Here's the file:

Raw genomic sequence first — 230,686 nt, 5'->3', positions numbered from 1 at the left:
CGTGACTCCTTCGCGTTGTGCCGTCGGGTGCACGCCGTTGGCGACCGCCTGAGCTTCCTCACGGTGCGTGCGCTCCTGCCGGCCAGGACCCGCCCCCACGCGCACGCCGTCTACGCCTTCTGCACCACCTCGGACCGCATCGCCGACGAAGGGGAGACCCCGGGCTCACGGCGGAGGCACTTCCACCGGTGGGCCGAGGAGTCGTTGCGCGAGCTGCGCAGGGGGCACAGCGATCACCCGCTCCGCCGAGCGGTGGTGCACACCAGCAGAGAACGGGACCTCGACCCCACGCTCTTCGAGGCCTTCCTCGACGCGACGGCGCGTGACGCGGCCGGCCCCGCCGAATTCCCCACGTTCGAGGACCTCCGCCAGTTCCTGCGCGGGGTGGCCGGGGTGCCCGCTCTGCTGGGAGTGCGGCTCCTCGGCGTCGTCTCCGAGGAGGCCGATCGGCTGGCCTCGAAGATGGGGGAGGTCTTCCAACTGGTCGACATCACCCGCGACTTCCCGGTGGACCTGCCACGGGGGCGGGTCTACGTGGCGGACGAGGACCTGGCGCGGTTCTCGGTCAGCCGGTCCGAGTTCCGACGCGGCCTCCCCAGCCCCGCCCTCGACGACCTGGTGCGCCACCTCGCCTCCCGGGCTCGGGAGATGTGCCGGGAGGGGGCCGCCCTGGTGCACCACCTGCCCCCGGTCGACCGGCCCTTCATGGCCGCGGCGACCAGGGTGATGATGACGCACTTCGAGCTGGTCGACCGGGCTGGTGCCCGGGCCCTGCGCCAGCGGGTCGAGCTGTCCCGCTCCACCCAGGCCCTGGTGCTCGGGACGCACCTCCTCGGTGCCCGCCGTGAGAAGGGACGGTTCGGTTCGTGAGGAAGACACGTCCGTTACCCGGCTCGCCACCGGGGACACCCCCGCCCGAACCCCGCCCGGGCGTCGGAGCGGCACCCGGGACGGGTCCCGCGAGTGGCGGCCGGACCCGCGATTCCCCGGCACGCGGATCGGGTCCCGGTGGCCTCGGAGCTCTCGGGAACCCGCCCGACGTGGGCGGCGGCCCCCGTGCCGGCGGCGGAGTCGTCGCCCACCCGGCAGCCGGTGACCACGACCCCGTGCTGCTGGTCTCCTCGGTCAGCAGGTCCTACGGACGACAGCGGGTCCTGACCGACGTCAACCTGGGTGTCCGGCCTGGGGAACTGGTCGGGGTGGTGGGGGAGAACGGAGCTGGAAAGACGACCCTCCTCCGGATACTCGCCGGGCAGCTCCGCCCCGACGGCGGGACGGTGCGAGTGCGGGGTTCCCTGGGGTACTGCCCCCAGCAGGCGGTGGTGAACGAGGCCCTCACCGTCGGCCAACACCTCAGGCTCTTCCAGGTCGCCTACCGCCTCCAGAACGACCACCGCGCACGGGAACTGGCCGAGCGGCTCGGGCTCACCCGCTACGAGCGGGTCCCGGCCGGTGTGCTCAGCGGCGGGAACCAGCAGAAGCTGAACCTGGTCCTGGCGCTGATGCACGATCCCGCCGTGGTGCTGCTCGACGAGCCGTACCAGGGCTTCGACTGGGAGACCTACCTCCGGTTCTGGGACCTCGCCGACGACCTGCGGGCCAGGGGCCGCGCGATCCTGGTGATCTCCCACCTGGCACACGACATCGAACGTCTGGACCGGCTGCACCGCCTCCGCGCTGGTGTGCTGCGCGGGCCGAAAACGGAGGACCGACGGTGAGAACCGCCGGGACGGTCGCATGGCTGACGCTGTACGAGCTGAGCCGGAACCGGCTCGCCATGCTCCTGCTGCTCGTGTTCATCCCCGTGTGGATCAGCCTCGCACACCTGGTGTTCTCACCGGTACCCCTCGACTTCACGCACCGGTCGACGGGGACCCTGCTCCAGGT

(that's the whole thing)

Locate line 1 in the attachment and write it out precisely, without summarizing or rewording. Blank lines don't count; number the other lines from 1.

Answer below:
Raw genomic sequence first — 230,686 nt, 5'->3', positions numbered from 1 at the left: